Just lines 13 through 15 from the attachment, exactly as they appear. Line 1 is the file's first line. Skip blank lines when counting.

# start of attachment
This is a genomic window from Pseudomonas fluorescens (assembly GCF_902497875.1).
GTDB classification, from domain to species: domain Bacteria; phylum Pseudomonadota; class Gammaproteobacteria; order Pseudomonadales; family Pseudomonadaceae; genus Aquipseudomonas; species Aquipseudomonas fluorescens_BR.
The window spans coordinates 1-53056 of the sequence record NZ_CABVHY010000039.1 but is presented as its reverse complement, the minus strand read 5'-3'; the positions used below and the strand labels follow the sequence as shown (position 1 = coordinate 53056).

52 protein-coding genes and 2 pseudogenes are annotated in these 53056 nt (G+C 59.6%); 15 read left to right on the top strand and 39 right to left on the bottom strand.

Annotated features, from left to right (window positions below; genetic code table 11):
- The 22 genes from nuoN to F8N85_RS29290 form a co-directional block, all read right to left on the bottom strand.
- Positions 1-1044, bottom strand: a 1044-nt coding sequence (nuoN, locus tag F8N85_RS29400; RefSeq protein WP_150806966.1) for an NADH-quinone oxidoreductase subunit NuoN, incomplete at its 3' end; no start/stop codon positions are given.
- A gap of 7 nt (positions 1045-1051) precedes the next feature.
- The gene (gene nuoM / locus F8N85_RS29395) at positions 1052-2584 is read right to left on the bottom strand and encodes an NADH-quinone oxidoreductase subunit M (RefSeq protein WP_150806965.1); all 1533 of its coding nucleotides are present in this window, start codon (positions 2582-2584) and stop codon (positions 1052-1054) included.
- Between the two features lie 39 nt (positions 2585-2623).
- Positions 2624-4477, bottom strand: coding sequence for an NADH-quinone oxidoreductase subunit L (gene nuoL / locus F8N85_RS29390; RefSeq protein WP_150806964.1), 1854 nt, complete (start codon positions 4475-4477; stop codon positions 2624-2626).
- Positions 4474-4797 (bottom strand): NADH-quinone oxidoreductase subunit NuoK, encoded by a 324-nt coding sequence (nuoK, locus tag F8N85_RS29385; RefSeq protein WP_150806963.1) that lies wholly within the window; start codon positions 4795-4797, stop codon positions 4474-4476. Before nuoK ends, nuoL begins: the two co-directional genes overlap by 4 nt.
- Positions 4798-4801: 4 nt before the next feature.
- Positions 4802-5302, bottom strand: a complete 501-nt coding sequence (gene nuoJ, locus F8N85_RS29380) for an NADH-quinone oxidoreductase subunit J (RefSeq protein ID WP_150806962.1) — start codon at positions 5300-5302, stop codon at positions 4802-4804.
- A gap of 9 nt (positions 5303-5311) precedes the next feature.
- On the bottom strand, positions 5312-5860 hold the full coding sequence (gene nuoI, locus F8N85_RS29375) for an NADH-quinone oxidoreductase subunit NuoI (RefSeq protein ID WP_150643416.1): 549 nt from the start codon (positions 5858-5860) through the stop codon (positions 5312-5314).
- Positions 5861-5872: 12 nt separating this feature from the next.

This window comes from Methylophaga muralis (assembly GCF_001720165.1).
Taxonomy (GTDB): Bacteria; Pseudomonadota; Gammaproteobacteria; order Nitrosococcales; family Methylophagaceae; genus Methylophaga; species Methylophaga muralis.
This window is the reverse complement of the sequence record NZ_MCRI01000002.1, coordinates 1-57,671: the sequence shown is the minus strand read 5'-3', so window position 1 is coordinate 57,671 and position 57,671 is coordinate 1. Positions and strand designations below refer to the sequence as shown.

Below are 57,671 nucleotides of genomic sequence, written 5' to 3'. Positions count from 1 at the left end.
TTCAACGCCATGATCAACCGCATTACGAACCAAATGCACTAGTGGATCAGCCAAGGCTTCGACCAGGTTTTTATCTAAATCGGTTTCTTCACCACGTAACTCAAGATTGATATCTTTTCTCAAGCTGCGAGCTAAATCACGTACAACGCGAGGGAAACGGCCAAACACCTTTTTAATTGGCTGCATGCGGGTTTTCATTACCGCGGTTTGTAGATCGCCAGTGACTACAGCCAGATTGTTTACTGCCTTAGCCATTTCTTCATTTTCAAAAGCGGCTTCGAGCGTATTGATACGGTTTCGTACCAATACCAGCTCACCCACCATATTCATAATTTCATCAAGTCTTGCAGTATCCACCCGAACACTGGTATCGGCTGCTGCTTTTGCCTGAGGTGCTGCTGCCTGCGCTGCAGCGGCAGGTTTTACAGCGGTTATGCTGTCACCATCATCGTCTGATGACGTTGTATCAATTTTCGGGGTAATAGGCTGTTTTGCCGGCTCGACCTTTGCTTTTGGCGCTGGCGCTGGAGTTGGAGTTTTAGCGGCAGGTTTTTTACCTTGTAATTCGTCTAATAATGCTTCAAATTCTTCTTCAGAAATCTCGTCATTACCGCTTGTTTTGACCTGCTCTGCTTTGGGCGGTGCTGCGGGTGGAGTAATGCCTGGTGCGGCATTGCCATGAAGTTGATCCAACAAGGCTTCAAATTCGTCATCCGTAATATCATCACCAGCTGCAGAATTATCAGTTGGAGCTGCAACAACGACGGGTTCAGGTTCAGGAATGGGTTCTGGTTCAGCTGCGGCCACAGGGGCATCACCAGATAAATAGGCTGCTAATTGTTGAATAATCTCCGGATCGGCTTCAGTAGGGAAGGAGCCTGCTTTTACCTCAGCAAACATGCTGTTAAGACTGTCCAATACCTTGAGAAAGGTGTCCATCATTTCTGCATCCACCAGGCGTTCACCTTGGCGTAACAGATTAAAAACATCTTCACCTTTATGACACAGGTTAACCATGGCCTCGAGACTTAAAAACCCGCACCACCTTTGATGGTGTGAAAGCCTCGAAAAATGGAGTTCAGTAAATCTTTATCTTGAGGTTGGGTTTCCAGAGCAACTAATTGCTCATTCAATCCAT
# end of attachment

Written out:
- Positions 4798-4801: 4 nt before the next feature.
- Positions 4802-5302, bottom strand: a complete 501-nt coding sequence (gene nuoJ, locus F8N85_RS29380) for an NADH-quinone oxidoreductase subunit J (RefSeq protein ID WP_150806962.1) — start codon at positions 5300-5302, stop codon at positions 4802-4804.
- A gap of 9 nt (positions 5303-5311) precedes the next feature.